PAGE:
Aldous Huxley

  6. #65
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    Quote Originally Posted by Umpqua Hunter View Post
    Another BIG piece of advice, the money you save towards retirement in your first 15 years working (20-35 years old) if invested well will go much much further than all the money saved in your next 30 years of working (35-65 years old). That is due to compounded interest. It's better to sacrifice a bit on the front end and enjoy the rewards on the back end.
    Well said. I just read something real similar today, as it continues, that many folks today do not heed this advice! Therefore, we give "handouts".

    Sorry, I'm off topic, ,,,

  7. #66
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    Quote Originally Posted by Multi-SpeciesHunter View Post
    Well I'm getting to that age where I have to start making some decisions..so I need to choose a career. This is very hard for me since it needs to be able to afford my hunting habits and obviously have time for them. Some say I'm crazy for making this a priority. But it is, and always will be. So what do you diehards do for a living? I have been looking at being a lineman and working on power lines, but am not sure. I don't go on luxurious hunts and do mainly DIY and try to spend the least amount as possible. So I don't need to be a doctor or anything. So guys, what do you do?
    Electronics tech for the Navy, working on my electrical engineering degree, and in the Air Force Reserves.

    As far as anybody saying you're crazy for making hunting a priority in your life, what do they think that your priority should be?

    Colorado Cowboy, I'm right up the road from where you used to work, I deal with your former companies on a regular basis.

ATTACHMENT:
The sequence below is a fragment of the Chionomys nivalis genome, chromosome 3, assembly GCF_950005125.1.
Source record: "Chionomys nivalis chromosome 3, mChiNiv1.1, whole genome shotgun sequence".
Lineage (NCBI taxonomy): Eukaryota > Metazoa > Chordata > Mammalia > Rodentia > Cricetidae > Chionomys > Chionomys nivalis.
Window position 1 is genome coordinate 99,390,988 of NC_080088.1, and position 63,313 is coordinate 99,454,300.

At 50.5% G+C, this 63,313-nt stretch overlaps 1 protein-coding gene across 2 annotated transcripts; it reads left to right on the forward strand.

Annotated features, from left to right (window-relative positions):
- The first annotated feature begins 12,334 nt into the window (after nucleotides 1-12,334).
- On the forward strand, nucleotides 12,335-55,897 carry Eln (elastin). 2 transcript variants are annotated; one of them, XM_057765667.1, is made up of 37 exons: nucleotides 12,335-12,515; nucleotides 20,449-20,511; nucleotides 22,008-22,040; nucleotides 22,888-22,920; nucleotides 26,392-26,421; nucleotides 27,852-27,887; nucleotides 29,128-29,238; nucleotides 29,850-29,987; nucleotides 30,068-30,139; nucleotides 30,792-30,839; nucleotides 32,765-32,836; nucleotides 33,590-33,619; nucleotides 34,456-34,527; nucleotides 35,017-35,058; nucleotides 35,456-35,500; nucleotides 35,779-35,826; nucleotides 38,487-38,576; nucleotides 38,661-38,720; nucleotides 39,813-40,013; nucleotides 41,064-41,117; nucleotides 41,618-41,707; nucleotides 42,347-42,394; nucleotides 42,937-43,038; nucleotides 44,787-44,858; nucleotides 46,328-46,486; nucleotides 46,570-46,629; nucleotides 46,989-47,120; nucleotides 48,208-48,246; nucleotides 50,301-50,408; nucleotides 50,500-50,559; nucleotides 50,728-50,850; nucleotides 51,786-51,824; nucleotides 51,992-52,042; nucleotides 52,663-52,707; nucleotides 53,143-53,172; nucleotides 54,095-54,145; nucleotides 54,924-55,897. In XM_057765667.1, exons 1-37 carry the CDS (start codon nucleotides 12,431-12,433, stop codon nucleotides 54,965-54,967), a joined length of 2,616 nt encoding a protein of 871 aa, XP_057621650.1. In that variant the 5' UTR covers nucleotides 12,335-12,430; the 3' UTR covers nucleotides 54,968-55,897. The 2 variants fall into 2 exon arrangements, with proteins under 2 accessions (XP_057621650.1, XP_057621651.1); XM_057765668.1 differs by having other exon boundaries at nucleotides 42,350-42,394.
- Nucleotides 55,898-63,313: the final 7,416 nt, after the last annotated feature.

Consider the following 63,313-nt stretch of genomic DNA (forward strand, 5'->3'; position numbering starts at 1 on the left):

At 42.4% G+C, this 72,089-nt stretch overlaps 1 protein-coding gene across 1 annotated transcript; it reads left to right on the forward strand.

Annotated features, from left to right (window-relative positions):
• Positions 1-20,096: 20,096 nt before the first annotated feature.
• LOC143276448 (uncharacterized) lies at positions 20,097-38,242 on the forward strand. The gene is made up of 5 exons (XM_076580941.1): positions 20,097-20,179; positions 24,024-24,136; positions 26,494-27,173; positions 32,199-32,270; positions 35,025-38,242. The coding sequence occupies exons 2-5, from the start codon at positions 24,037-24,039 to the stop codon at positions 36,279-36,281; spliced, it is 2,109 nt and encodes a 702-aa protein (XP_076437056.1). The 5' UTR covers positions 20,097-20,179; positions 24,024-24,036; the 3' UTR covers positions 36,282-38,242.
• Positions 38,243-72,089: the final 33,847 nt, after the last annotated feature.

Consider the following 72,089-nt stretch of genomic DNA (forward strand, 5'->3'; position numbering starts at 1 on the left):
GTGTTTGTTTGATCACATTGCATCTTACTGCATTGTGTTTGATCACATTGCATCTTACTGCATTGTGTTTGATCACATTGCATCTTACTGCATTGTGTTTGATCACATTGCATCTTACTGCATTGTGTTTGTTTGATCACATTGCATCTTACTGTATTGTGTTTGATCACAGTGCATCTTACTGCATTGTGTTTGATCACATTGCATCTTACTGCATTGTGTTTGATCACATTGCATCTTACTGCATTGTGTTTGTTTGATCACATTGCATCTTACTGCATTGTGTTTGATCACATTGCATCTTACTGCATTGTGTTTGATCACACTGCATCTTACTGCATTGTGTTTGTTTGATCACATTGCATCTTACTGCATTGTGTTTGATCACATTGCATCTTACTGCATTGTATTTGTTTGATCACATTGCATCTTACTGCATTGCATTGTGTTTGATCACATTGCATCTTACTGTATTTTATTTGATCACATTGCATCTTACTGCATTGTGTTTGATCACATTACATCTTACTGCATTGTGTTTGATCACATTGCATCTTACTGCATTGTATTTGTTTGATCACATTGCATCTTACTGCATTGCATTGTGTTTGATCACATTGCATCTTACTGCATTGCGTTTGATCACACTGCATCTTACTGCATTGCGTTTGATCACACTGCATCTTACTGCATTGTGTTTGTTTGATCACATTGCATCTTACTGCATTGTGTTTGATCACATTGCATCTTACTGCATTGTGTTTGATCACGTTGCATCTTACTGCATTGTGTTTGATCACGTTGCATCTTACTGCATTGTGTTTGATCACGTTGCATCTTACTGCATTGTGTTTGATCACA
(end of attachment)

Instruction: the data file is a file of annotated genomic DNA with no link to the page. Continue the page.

Ah, the nostalgic aroma of a yak dung stove brewing up some tea full of herbs best left untranslated.
    From the Zen Backpacking Site

  8. #67
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    I'm a Stewardship Forester with the Oregon Department of Forestry. Forestry has been good to me over the last 24 years and I've seen and found a lot of neat things over the years. Being very involved in wildland fire managment has made it tough to archery hunt during the month of September. That is the only negative.

  9. #68
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    Vice President - Investments. I have a MBA and a B.S in Enginnering Technology. Was a business development executive prior to entering the financial world in 2007. Some good advice above, getting a technical or engineering degree is a great path forward. I actually got an A.S in Instrumentation Technology before moving on to getting my B.S., then M.B.A. My previous company paid for most of my B.S. and for half of my M.B.A. Get your credentials and work hard, harder than the next guy, bring it everyday and you will do well. The B.S. or B.A. will open the door, hard work and being smart while working hard will take you up the ladder. Working harder than most also works well for me while hunting too !!! Good luck.

    WillPower

  10. #69
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    Quote Originally Posted by BKC View Post
    Eye, You will love Colorado. We have everything to offer the outdoorsman.
    Like your new gun laws?
    Arise... Kill, Eat! - Acts 10:13

  11. #70
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    Quote Originally Posted by Elkoholic307 View Post
    Like your new gun laws?
    Elkoholic, I hate our new laws! Checkout this video and pay particular attention to what she says at the end of the video. This women is a complete idiot. Not only is she screwing up Colorado, she is helping draft federal language for the gun laws and was praised Obama for her work.http://www.youtube.com/watch?v=Mxtu228bYFw